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I have a problem with specifying the default values for my C++ class members. My code is:

From Someclass.h:

class SomeClass
{
public:
    SomeClass();
    ~SomeClass();
    void printOut (bool);
}

...from SomeClass.cpp:

void SomeClass::printOut(bool foobar=true)
{
    if (foobar) { std::cout << foobar << std::endl; }
}

...and finally, from main.cpp:

int main()
{
    SomeClass s;
    s.printOut();
    return 0;
}

This however gives error message (gcc):

../main.cpp: In function `int main()':
../main.cpp:8: error: no matching function for call to `SomeClass::printOut()'
../SomeClass.h:18: note: candidates are: void SomeClass::printOut(bool)
subdir.mk:21: recipe for target `main.o' failed
make: *** [main.o] Error 1

I have tried specifying the default value directly into the class declaration in the header file, etc. I also tried searching both Stack Overflow and Google in general, but cannot find any solution anywhere. What am I doing wrong?

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7 Answers 7

up vote 4 down vote accepted

You haven't specified the default value for the parameter in the header as such, the compiler is looking for a function of signature void printOut(void) for your statement s.printOut(); but correctly not finding it. What you need is:

class SomeClass
{
public:
    SomeClass();
    ~SomeClass();
    void printOut( bool fValue = true );  // Note change in param in definition
}

And in your cpp :

void SomeClass::printOut(bool foobar /*=true*/ )
{
    if (foobar) { std::cout << foobar << std::endl; }
}

As a side note, bear in mind you don't have to put the commented out default value for the parameter in the implementation file but it is a good idea for readability.

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I could have sworn I tried that. :-S However - as I surely did not - it worked perfectly though and I'm very grateful for your help - thank you! –  gustafbstrom Mar 21 '12 at 11:53
    
My pleasure, glad I could help. –  Konrad Mar 21 '12 at 11:55
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You need to declare the default value inside the class definition, not in the implementation.

class SomeClass
{
public:
    SomeClass();
    ~SomeClass();
    void printOut (bool foobar = true);   //move default here
}

void SomeClass::printOut(bool foobar)     //remove from here
{
    if (foobar) { std::cout << foobar << std::endl; }
}

Also, note that:

SomeClass s();

doesn't do what you expect it to do. It doesn't create an object s of type SomeClass, but declares a function s with return type SomeClass. s.printOut(); shouldn't compile.

You probably want:

SomeClass s;
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I could have sworn I tried that. :-S However - as I surely did not - it worked perfectly though and I'm very grateful for your help - thank you! Also, thanks for pointing out the s() issue, which was actually a typo in this case. Shows true code-reading skills! –  gustafbstrom Mar 21 '12 at 11:54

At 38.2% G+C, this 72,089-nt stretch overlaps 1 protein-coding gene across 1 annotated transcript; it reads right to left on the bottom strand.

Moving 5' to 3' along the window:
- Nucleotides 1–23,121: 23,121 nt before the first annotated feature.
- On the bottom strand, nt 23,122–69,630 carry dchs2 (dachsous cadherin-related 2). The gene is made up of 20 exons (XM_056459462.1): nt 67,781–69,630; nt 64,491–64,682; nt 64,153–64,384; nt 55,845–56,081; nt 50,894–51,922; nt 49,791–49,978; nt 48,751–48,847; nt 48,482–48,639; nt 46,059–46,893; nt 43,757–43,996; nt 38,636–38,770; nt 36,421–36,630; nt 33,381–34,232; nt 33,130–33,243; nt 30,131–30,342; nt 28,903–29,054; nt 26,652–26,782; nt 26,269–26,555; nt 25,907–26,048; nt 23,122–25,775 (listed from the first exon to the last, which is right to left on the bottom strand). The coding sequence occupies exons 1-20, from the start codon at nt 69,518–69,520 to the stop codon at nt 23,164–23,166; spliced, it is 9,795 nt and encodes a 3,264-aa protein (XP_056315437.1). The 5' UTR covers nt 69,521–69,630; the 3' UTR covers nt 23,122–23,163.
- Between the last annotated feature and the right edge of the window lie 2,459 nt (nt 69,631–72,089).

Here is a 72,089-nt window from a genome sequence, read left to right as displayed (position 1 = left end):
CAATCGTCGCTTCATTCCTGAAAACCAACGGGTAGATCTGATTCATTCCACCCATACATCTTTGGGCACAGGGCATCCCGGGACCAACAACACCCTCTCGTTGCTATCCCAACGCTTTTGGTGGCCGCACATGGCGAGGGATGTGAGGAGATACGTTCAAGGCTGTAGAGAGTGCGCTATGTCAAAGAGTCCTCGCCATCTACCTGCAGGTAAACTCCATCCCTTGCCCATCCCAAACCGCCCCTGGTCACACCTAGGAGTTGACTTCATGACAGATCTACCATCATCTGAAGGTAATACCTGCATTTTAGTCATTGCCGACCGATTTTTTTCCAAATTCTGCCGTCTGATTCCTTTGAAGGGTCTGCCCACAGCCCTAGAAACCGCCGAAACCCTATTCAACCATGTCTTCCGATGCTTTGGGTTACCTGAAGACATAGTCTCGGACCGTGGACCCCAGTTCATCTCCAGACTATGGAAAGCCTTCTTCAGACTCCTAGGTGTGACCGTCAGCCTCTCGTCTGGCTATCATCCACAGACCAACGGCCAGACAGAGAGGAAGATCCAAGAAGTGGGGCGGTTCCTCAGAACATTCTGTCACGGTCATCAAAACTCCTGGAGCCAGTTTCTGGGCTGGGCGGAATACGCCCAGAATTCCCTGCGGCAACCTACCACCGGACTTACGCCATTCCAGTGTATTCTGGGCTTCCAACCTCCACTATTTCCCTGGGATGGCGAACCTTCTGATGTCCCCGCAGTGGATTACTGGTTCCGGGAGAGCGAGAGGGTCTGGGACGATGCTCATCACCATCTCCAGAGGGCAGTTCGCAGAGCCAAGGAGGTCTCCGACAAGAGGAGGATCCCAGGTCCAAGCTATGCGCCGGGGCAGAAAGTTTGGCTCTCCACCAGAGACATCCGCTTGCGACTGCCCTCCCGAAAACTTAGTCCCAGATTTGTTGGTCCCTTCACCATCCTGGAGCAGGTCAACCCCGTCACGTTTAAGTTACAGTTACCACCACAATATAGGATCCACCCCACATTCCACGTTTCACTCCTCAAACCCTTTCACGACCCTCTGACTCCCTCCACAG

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Default value must be specified in the declaration of the method, not in the implementation.

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Thanks. That made the trick! –  gustafbstrom Mar 21 '12 at 11:56
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Default parameters must be defined in the header like this:

class SomeClass
{
public:
    SomeClass();
    ~SomeClass();
    void printOut (bool value = true);
}
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rewrite as follow .. note bool b=false

class SomeClass
{
public:
    SomeClass();
    ~SomeClass();
    void printOut (bool b=false);
}
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Try to specify default value in header file:

class SomeClass
{
public:
    SomeClass();
    ~SomeClass();
    void printOut (bool foobar=true);
}
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the default value has to be specified in the declaration and not in the definition. You can specify default value at both the places but cant omit from definition. hope i dint confuse you. I will show the e\corrected code so you can understand:

class SomeClass
{
public:
    SomeClass();
    ~SomeClass();
    void printOut (bool foobar = true);
}

...from SomeClass.cpp:

void SomeClass::printOut() //or you can use: void SomeClass::printOut(bool foobar=true)
{
    if (foobar) { std::cout << foobar << std::endl; }
}

...and finally, from main.cpp:

int main()
{
    SomeClass s();
    s.printOut();
    return 0;
}
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This won't compile, the signature in your implementation is wrong –  Konrad Mar 21 '12 at 11:20
    
which line of code are you speaking about? –  Rohit Mar 21 '12 at 11:31
    
Thanks, this made the trick. The SomeClass s(); row was actually a typo which should of course be simply SomeClass s; Thanks for pointing out however. –  gustafbstrom Mar 21 '12 at 11:58
    
I didnt write this code just took it from gustafbstrom question –  Rohit Mar 22 '12 at 4:49
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